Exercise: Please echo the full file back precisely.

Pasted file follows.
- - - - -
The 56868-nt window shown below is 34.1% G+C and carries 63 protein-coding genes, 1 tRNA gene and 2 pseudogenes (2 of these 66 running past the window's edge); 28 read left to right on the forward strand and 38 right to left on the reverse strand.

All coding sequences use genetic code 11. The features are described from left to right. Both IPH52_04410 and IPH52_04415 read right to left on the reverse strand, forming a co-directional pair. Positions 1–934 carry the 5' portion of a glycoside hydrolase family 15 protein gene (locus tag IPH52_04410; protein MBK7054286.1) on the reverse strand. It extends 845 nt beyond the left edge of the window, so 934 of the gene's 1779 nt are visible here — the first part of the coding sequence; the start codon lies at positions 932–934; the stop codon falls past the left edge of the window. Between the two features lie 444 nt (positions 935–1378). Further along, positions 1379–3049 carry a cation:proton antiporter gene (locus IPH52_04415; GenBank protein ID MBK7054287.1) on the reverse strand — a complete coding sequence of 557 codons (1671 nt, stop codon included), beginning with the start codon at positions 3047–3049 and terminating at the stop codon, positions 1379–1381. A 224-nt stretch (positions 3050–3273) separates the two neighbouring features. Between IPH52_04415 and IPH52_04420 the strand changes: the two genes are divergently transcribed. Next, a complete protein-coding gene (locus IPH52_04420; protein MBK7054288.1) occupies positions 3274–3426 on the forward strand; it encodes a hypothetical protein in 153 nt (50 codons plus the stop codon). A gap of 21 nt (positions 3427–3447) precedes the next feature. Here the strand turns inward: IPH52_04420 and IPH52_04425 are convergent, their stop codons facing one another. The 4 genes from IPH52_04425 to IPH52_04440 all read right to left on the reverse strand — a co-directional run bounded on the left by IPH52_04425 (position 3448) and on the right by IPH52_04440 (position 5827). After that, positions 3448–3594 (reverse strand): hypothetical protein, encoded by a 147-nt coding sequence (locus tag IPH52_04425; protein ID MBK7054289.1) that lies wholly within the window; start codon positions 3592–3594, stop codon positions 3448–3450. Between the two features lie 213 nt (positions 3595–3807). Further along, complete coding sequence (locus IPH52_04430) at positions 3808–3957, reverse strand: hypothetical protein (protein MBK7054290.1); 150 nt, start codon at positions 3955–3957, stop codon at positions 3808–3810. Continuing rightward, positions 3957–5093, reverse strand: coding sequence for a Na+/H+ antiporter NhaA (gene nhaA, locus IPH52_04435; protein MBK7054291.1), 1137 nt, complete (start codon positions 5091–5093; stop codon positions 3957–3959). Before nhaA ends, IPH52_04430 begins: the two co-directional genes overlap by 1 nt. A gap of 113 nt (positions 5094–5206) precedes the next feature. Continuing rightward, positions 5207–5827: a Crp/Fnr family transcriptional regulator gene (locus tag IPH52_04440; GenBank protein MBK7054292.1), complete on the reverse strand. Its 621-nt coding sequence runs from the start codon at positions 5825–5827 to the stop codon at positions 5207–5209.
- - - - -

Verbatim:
The 56868-nt window shown below is 34.1% G+C and carries 63 protein-coding genes, 1 tRNA gene and 2 pseudogenes (2 of these 66 running past the window's edge); 28 read left to right on the forward strand and 38 right to left on the reverse strand.

All coding sequences use genetic code 11. The features are described from left to right. Both IPH52_04410 and IPH52_04415 read right to left on the reverse strand, forming a co-directional pair. Positions 1–934 carry the 5' portion of a glycoside hydrolase family 15 protein gene (locus tag IPH52_04410; protein MBK7054286.1) on the reverse strand. It extends 845 nt beyond the left edge of the window, so 934 of the gene's 1779 nt are visible here — the first part of the coding sequence; the start codon lies at positions 932–934; the stop codon falls past the left edge of the window. Between the two features lie 444 nt (positions 935–1378). Further along, positions 1379–3049 carry a cation:proton antiporter gene (locus IPH52_04415; GenBank protein ID MBK7054287.1) on the reverse strand — a complete coding sequence of 557 codons (1671 nt, stop codon included), beginning with the start codon at positions 3047–3049 and terminating at the stop codon, positions 1379–1381. A 224-nt stretch (positions 3050–3273) separates the two neighbouring features. Between IPH52_04415 and IPH52_04420 the strand changes: the two genes are divergently transcribed. Next, a complete protein-coding gene (locus IPH52_04420; protein MBK7054288.1) occupies positions 3274–3426 on the forward strand; it encodes a hypothetical protein in 153 nt (50 codons plus the stop codon). A gap of 21 nt (positions 3427–3447) precedes the next feature. Here the strand turns inward: IPH52_04420 and IPH52_04425 are convergent, their stop codons facing one another. The 4 genes from IPH52_04425 to IPH52_04440 all read right to left on the reverse strand — a co-directional run bounded on the left by IPH52_04425 (position 3448) and on the right by IPH52_04440 (position 5827). After that, positions 3448–3594 (reverse strand): hypothetical protein, encoded by a 147-nt coding sequence (locus tag IPH52_04425; protein ID MBK7054289.1) that lies wholly within the window; start codon positions 3592–3594, stop codon positions 3448–3450. Between the two features lie 213 nt (positions 3595–3807). Further along, complete coding sequence (locus IPH52_04430) at positions 3808–3957, reverse strand: hypothetical protein (protein MBK7054290.1); 150 nt, start codon at positions 3955–3957, stop codon at positions 3808–3810. Continuing rightward, positions 3957–5093, reverse strand: coding sequence for a Na+/H+ antiporter NhaA (gene nhaA, locus IPH52_04435; protein MBK7054291.1), 1137 nt, complete (start codon positions 5091–5093; stop codon positions 3957–3959). Before nhaA ends, IPH52_04430 begins: the two co-directional genes overlap by 1 nt. A gap of 113 nt (positions 5094–5206) precedes the next feature. Continuing rightward, positions 5207–5827: a Crp/Fnr family transcriptional regulator gene (locus tag IPH52_04440; GenBank protein MBK7054292.1), complete on the reverse strand. Its 621-nt coding sequence runs from the start codon at positions 5825–5827 to the stop codon at positions 5207–5209.